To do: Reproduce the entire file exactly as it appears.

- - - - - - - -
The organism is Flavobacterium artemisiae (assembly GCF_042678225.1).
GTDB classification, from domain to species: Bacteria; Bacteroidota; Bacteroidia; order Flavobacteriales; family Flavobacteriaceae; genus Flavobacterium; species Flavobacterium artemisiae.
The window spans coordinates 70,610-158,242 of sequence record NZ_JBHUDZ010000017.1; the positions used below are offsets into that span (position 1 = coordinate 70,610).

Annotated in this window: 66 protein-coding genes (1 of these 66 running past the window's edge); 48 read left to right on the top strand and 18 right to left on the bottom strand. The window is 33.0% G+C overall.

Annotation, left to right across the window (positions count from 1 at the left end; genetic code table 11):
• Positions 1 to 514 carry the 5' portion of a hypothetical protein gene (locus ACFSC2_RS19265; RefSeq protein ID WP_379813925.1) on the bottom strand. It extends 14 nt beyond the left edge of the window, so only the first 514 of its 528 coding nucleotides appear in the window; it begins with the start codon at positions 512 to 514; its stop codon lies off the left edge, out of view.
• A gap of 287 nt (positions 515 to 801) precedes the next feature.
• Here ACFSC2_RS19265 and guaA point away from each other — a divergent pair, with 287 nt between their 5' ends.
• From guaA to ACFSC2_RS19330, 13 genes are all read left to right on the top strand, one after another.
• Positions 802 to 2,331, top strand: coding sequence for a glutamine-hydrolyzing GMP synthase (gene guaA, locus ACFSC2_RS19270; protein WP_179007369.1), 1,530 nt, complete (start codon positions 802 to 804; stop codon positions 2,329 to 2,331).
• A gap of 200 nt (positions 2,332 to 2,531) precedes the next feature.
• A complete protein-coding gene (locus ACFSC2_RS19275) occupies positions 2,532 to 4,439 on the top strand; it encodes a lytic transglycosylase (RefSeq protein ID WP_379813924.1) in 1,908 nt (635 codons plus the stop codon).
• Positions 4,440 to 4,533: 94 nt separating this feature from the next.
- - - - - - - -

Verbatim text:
The organism is Flavobacterium artemisiae (assembly GCF_042678225.1).
GTDB classification, from domain to species: Bacteria; Bacteroidota; Bacteroidia; order Flavobacteriales; family Flavobacteriaceae; genus Flavobacterium; species Flavobacterium artemisiae.
The window spans coordinates 70,610-158,242 of sequence record NZ_JBHUDZ010000017.1; the positions used below are offsets into that span (position 1 = coordinate 70,610).

Annotated in this window: 66 protein-coding genes (1 of these 66 running past the window's edge); 48 read left to right on the top strand and 18 right to left on the bottom strand. The window is 33.0% G+C overall.

Annotation, left to right across the window (positions count from 1 at the left end; genetic code table 11):
• Positions 1 to 514 carry the 5' portion of a hypothetical protein gene (locus ACFSC2_RS19265; RefSeq protein ID WP_379813925.1) on the bottom strand. It extends 14 nt beyond the left edge of the window, so only the first 514 of its 528 coding nucleotides appear in the window; it begins with the start codon at positions 512 to 514; its stop codon lies off the left edge, out of view.
• A gap of 287 nt (positions 515 to 801) precedes the next feature.
• Here ACFSC2_RS19265 and guaA point away from each other — a divergent pair, with 287 nt between their 5' ends.
• From guaA to ACFSC2_RS19330, 13 genes are all read left to right on the top strand, one after another.
• Positions 802 to 2,331, top strand: coding sequence for a glutamine-hydrolyzing GMP synthase (gene guaA, locus ACFSC2_RS19270; protein WP_179007369.1), 1,530 nt, complete (start codon positions 802 to 804; stop codon positions 2,329 to 2,331).
• A gap of 200 nt (positions 2,332 to 2,531) precedes the next feature.
• A complete protein-coding gene (locus ACFSC2_RS19275) occupies positions 2,532 to 4,439 on the top strand; it encodes a lytic transglycosylase (RefSeq protein ID WP_379813924.1) in 1,908 nt (635 codons plus the stop codon).
• Positions 4,440 to 4,533: 94 nt separating this feature from the next.